Pupils may have to get a grade 4 or above in GCSE maths and English to be eligible for the loanAkshay Chauhan/Unsplash

Students with low GCSE and A Level Grades may be prevented from receiving a student loan, according to government proposals.

As part of its response to the Augar review of higher education funding from 2019, the Department of Education (DfE) will consider introducing minimum grade requirements for students to get maintenance loans and tuition fees.

Pupils may have to get a grade 4 or above in GCSE English and maths, or two E’s or above at A Level or equivalent, in order to be eligible for the loan.

A spokesperson for the DfE said: “Higher education is an investment and we need to ensure that graduates are being rewarded for the money, time and effort they put into their studies with an educational experience and jobs that match their skills and help contribute to the economy.”

However, this has faced criticism from university leaders and experts, who argue that if enacted, the proposal would have a negative impact on students from disadvantaged backgrounds and those with disabilities.

Chief executive of Universities UK, Alistair Jarvis CBE said that though they are “yet to see the detail” of the government’s proposals, they “would strongly oppose measures which turn the clock back on progress made by universities to get more people from disadvantaged backgrounds into higher education and better jobs.”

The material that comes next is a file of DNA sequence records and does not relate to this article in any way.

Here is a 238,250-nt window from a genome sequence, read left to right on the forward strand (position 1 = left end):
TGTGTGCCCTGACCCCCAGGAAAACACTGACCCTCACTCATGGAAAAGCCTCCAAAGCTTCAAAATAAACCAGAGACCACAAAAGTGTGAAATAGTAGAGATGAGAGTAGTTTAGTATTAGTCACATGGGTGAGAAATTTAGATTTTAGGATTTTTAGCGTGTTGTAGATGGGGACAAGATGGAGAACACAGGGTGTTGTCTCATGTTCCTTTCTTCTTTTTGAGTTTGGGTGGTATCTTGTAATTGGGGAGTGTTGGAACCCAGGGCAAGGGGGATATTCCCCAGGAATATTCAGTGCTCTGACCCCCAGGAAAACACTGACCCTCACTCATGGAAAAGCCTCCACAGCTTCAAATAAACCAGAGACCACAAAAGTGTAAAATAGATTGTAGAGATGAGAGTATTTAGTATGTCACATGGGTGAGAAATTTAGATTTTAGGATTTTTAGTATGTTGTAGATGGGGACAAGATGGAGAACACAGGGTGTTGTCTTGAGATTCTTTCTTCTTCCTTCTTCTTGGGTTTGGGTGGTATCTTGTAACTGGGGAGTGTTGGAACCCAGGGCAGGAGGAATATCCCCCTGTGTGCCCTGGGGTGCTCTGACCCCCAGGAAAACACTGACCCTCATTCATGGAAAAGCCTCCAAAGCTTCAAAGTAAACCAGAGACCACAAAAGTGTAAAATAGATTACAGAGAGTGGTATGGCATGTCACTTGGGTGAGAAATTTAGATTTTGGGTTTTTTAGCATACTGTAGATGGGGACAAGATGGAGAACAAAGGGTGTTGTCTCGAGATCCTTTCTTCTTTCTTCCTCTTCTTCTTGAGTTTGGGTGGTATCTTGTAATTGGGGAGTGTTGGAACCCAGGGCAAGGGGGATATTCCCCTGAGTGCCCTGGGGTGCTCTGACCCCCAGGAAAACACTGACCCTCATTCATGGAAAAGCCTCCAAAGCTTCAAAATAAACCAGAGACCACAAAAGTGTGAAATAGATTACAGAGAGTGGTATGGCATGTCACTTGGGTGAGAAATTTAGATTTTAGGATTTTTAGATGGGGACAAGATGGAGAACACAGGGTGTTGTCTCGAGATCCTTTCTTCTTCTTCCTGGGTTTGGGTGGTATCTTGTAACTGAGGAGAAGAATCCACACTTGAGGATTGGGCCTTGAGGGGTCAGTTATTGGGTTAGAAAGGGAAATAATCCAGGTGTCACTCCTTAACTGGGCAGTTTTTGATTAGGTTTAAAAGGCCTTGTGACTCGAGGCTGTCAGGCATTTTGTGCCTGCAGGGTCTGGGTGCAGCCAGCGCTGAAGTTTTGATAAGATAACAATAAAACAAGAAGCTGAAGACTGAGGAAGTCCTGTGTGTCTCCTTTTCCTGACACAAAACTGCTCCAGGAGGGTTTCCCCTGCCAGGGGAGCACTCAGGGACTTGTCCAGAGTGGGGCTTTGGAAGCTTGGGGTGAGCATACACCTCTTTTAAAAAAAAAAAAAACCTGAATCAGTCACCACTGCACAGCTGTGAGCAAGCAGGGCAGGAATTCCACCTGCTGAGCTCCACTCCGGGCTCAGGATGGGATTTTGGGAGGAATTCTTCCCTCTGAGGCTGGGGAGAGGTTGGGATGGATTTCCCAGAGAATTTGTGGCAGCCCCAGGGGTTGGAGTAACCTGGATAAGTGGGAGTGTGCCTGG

He went on to add that “Government should expand opportunity, not constrain it. Placing a cap on aspiration by reducing the number of places for people to study at university is bad for individuals, the economy and society.


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“Government should ensure that anyone with the potential to succeed at university has opportunity to do so.”

Some have defended the proposal, with right-wing commentator and Durham University student Sophie Corcoran calling the ban “entirely reasonable” in a tweet. She went on to say, “if you can’t pass basic English and maths, then uni is not for you.”

The number of disadvantaged students applying to higher education has increased in recent years, with 28% students from the most disadvantaged areas applying for places this autumn, compared to 18% in 2013.

The proposal also calls for freezing tuition fees for the next two years, and introducing limits on student numbers. At the end of March last year the value of outstanding loans stood at £161bn and is forecast to rise to about £500bn by 2043, the DfE said.